The effect of oncogenes on the growth and differentiation of oligodendrocyte type 2 astrocyte progenitor cells

Barnett, S. C. and Crouch, D. H. (1995) The effect of oncogenes on the growth and differentiation of oligodendrocyte type 2 astrocyte progenitor cells. Cell Growth and Differentiation, 6(1), pp. 69-80. (PMID:7718486)

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Publisher's URL: http://cgd.aacrjournals.org/content/vol6/issue1/

Abstract

Oncogenes represent altered versions of cellular genes instrumental for control of cell proliferation and differentiation. Several oncogenes have been implicated in glial cell transformation and immortalization in culture (myc, src, mos, ras, and SV40 large T antigen). The purpose of this study is to further our understanding of glial cell neoplasia by investigating the effect of oncogenes on the growth and differentiation of central nervous system glial progenitor cells from the oligodendrocyte type 2 astrocyte (O-2A) lineage. This progenitor cell differentiates into an oligodendrocyte or a type-2 astrocyte according to environmental cues. Drug-selectable retroviral vectors were used to introduce oncogenes either alone or in combination into primary cultures of rat O-2A cells. Established O-2A progenitor cell lines were only obtained after infection with c-myc or SV40 large T antigen, suggesting that among the oncogenes tested only these were capable of immortalizing O-2A progenitor cells. The O-2A/c-myc and O-2A/temperature-sensitive SV40 large T antigen cell lines retained the capacity to differentiate into oligodendrocytes and type-2 astrocytes, thereby providing an opportunity to study the effects of oncogene cooperation on the phenotype of O-2A lineage cells. Superinfection of these cells lines with retroviruses encoding ras or src led to abnormalities of differentiation whose nature and severity depended on the combination of cooperating oncogenes and/or the levels of expression obtained. This study demonstrates that oncogene-modified glial cell lines provide an amenable and unique model system to study differentiation in the central nervous system and the genetic changes involved in the development of glioma.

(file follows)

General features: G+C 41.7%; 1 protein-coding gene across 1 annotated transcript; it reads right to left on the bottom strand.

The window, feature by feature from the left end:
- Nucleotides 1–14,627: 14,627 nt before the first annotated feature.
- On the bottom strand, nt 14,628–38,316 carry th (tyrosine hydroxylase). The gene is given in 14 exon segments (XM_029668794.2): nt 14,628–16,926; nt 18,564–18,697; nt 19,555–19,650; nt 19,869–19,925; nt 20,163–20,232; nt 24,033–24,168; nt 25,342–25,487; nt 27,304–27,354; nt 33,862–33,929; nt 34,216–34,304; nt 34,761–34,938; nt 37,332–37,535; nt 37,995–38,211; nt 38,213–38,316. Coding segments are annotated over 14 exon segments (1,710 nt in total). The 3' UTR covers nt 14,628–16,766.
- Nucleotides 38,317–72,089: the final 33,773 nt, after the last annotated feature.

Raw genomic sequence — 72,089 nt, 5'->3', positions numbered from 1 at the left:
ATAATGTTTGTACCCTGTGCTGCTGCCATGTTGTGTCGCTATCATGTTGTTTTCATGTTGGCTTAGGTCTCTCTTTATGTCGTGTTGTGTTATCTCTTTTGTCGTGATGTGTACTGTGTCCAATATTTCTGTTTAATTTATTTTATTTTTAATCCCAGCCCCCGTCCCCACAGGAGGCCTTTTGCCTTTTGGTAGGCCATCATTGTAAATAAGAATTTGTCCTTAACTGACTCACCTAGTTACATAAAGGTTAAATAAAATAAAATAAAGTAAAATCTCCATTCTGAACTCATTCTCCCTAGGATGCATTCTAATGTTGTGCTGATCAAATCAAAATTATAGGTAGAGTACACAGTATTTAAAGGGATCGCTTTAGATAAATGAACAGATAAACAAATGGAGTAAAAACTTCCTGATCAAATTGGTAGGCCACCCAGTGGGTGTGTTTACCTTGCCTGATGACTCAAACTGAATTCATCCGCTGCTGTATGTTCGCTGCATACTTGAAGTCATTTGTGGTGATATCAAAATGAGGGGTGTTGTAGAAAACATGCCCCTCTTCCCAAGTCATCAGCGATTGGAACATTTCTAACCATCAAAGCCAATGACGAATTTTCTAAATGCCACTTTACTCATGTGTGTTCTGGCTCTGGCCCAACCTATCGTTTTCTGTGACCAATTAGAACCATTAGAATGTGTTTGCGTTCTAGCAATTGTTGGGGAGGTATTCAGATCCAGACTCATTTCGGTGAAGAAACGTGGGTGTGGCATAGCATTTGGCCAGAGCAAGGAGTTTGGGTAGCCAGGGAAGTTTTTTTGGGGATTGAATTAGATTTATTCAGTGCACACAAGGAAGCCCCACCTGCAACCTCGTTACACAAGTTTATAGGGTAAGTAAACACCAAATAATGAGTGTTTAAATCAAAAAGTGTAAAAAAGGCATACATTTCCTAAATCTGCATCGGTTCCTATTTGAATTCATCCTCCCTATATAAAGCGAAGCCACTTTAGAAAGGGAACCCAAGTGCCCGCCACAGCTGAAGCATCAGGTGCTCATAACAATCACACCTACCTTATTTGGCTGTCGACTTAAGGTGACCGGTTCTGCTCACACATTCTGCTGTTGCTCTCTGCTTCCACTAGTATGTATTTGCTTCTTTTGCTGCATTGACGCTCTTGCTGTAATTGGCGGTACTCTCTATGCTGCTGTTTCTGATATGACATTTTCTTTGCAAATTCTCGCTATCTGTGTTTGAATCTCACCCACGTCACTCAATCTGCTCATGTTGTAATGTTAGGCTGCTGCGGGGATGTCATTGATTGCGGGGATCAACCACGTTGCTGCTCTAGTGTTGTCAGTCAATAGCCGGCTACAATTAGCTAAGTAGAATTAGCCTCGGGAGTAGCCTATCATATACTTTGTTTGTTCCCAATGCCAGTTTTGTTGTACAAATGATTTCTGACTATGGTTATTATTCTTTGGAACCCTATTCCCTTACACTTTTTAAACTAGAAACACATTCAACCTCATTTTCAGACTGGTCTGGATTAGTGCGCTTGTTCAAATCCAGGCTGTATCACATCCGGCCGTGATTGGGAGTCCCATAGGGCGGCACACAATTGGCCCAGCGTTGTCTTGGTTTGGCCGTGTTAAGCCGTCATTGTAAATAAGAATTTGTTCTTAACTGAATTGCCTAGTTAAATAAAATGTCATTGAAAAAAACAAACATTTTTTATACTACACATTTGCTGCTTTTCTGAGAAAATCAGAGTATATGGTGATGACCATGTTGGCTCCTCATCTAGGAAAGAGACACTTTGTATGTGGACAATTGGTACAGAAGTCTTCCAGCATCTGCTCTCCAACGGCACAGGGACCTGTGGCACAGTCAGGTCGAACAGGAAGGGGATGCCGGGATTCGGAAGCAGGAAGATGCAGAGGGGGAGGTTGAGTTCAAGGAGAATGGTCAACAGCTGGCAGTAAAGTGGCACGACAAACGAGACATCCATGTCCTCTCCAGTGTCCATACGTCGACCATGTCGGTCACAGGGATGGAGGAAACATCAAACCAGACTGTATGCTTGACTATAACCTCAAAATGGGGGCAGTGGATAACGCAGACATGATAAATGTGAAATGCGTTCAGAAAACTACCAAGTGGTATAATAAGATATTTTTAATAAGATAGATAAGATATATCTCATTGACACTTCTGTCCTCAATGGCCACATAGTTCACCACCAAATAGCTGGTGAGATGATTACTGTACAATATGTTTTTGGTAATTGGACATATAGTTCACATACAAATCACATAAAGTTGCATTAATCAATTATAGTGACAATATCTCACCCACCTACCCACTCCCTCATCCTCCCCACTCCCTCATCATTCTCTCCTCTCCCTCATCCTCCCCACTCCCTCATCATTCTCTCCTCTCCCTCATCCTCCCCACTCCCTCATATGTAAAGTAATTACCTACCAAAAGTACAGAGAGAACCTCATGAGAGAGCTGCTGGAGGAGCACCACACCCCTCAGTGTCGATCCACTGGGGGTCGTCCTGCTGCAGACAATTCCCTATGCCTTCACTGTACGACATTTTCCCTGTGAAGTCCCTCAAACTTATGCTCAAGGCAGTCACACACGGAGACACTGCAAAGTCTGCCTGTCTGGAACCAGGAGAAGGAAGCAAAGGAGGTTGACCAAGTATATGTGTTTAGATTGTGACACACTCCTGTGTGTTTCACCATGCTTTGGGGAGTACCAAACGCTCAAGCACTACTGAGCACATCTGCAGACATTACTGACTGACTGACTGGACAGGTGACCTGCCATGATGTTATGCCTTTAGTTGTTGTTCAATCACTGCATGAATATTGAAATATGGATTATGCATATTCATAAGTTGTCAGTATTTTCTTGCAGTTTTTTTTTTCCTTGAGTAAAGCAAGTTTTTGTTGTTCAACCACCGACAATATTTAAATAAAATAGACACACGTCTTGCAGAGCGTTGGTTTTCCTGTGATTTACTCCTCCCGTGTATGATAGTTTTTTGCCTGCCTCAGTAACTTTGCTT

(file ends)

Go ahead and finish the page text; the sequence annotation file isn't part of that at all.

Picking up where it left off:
Item Type:Articles
Status:Published
Refereed:Yes
Glasgow Author(s) Enlighten ID:Barnett, Professor Susan
Authors: Barnett, S. C., and Crouch, D. H.
College/School:College of Medical Veterinary and Life Sciences > Institute of Infection Immunity and Inflammation
Journal Name:Cell Growth and Differentiation
Publisher:American Association for Cancer Research
ISSN:1044-9523

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